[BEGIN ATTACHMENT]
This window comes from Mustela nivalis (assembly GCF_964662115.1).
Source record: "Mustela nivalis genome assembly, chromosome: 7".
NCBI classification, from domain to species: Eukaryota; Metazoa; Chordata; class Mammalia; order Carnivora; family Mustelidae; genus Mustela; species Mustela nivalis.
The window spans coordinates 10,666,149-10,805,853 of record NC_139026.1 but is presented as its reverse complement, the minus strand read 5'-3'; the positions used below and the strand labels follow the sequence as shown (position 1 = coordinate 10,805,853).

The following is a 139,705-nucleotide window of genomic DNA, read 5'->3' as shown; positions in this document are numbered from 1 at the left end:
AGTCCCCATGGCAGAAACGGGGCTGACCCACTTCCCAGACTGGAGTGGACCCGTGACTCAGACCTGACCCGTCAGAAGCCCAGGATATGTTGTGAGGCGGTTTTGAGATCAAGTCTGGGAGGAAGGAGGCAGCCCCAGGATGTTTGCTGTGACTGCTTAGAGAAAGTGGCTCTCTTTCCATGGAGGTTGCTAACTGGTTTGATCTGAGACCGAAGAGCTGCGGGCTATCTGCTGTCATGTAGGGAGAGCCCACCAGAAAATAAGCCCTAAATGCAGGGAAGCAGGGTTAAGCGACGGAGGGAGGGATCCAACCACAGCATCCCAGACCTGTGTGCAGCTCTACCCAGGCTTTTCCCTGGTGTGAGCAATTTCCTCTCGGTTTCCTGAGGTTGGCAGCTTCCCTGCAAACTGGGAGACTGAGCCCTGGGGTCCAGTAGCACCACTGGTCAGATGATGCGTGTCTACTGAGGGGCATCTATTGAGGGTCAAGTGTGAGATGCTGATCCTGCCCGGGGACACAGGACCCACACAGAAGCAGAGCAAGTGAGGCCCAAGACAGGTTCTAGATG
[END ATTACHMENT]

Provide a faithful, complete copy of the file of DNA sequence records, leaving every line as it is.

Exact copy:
This window comes from Mustela nivalis (assembly GCF_964662115.1).
Source record: "Mustela nivalis genome assembly, chromosome: 7".
NCBI classification, from domain to species: Eukaryota; Metazoa; Chordata; class Mammalia; order Carnivora; family Mustelidae; genus Mustela; species Mustela nivalis.
The window spans coordinates 10,666,149-10,805,853 of record NC_139026.1 but is presented as its reverse complement, the minus strand read 5'-3'; the positions used below and the strand labels follow the sequence as shown (position 1 = coordinate 10,805,853).

The following is a 139,705-nucleotide window of genomic DNA, read 5'->3' as shown; positions in this document are numbered from 1 at the left end:
AGTCCCCATGGCAGAAACGGGGCTGACCCACTTCCCAGACTGGAGTGGACCCGTGACTCAGACCTGACCCGTCAGAAGCCCAGGATATGTTGTGAGGCGGTTTTGAGATCAAGTCTGGGAGGAAGGAGGCAGCCCCAGGATGTTTGCTGTGACTGCTTAGAGAAAGTGGCTCTCTTTCCATGGAGGTTGCTAACTGGTTTGATCTGAGACCGAAGAGCTGCGGGCTATCTGCTGTCATGTAGGGAGAGCCCACCAGAAAATAAGCCCTAAATGCAGGGAAGCAGGGTTAAGCGACGGAGGGAGGGATCCAACCACAGCATCCCAGACCTGTGTGCAGCTCTACCCAGGCTTTTCCCTGGTGTGAGCAATTTCCTCTCGGTTTCCTGAGGTTGGCAGCTTCCCTGCAAACTGGGAGACTGAGCCCTGGGGTCCAGTAGCACCACTGGTCAGATGATGCGTGTCTACTGAGGGGCATCTATTGAGGGTCAAGTGTGAGATGCTGATCCTGCCCGGGGACACAGGACCCACACAGAAGCAGAGCAAGTGAGGCCCAAGACAGGTTCTAGATG